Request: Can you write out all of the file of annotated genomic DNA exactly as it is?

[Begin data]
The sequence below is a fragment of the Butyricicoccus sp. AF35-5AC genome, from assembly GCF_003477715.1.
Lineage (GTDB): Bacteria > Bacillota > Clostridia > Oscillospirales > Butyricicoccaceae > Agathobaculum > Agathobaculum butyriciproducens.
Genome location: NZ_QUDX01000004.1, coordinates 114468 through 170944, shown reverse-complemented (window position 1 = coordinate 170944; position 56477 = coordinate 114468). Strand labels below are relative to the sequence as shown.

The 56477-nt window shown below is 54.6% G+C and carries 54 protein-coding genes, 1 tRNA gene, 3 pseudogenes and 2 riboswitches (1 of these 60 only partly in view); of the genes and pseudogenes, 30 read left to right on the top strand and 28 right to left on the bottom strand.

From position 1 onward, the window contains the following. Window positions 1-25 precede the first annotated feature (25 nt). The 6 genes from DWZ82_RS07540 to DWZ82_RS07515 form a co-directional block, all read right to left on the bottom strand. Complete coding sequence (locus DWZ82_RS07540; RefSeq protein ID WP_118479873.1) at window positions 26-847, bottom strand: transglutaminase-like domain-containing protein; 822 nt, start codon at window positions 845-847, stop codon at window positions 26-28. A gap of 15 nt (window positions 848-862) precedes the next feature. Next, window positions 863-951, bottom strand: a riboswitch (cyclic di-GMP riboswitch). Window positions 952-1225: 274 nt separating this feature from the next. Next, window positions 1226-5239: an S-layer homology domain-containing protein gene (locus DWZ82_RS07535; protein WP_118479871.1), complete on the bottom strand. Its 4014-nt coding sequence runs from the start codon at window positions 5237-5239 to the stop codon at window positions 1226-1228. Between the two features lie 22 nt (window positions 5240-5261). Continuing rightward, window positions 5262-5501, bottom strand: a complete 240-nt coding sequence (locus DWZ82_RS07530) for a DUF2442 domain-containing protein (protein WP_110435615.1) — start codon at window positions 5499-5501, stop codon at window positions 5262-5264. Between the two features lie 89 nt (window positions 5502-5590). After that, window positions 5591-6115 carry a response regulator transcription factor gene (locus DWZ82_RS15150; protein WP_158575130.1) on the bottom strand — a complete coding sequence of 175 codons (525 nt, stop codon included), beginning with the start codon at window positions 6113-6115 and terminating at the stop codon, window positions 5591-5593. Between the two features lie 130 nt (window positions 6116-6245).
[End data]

The sequence below is a fragment of the Butyricicoccus sp. AF35-5AC genome, from assembly GCF_003477715.1.
Lineage (GTDB): Bacteria > Bacillota > Clostridia > Oscillospirales > Butyricicoccaceae > Agathobaculum > Agathobaculum butyriciproducens.
Genome location: NZ_QUDX01000004.1, coordinates 114468 through 170944, shown reverse-complemented (window position 1 = coordinate 170944; position 56477 = coordinate 114468). Strand labels below are relative to the sequence as shown.

The 56477-nt window shown below is 54.6% G+C and carries 54 protein-coding genes, 1 tRNA gene, 3 pseudogenes and 2 riboswitches (1 of these 60 only partly in view); of the genes and pseudogenes, 30 read left to right on the top strand and 28 right to left on the bottom strand.

From position 1 onward, the window contains the following. Window positions 1-25 precede the first annotated feature (25 nt). The 6 genes from DWZ82_RS07540 to DWZ82_RS07515 form a co-directional block, all read right to left on the bottom strand. Complete coding sequence (locus DWZ82_RS07540; RefSeq protein ID WP_118479873.1) at window positions 26-847, bottom strand: transglutaminase-like domain-containing protein; 822 nt, start codon at window positions 845-847, stop codon at window positions 26-28. A gap of 15 nt (window positions 848-862) precedes the next feature. Next, window positions 863-951, bottom strand: a riboswitch (cyclic di-GMP riboswitch). Window positions 952-1225: 274 nt separating this feature from the next. Next, window positions 1226-5239: an S-layer homology domain-containing protein gene (locus DWZ82_RS07535; protein WP_118479871.1), complete on the bottom strand. Its 4014-nt coding sequence runs from the start codon at window positions 5237-5239 to the stop codon at window positions 1226-1228. Between the two features lie 22 nt (window positions 5240-5261). Continuing rightward, window positions 5262-5501, bottom strand: a complete 240-nt coding sequence (locus DWZ82_RS07530) for a DUF2442 domain-containing protein (protein WP_110435615.1) — start codon at window positions 5499-5501, stop codon at window positions 5262-5264. Between the two features lie 89 nt (window positions 5502-5590). After that, window positions 5591-6115 carry a response regulator transcription factor gene (locus DWZ82_RS15150; protein WP_158575130.1) on the bottom strand — a complete coding sequence of 175 codons (525 nt, stop codon included), beginning with the start codon at window positions 6113-6115 and terminating at the stop codon, window positions 5591-5593. Between the two features lie 130 nt (window positions 6116-6245).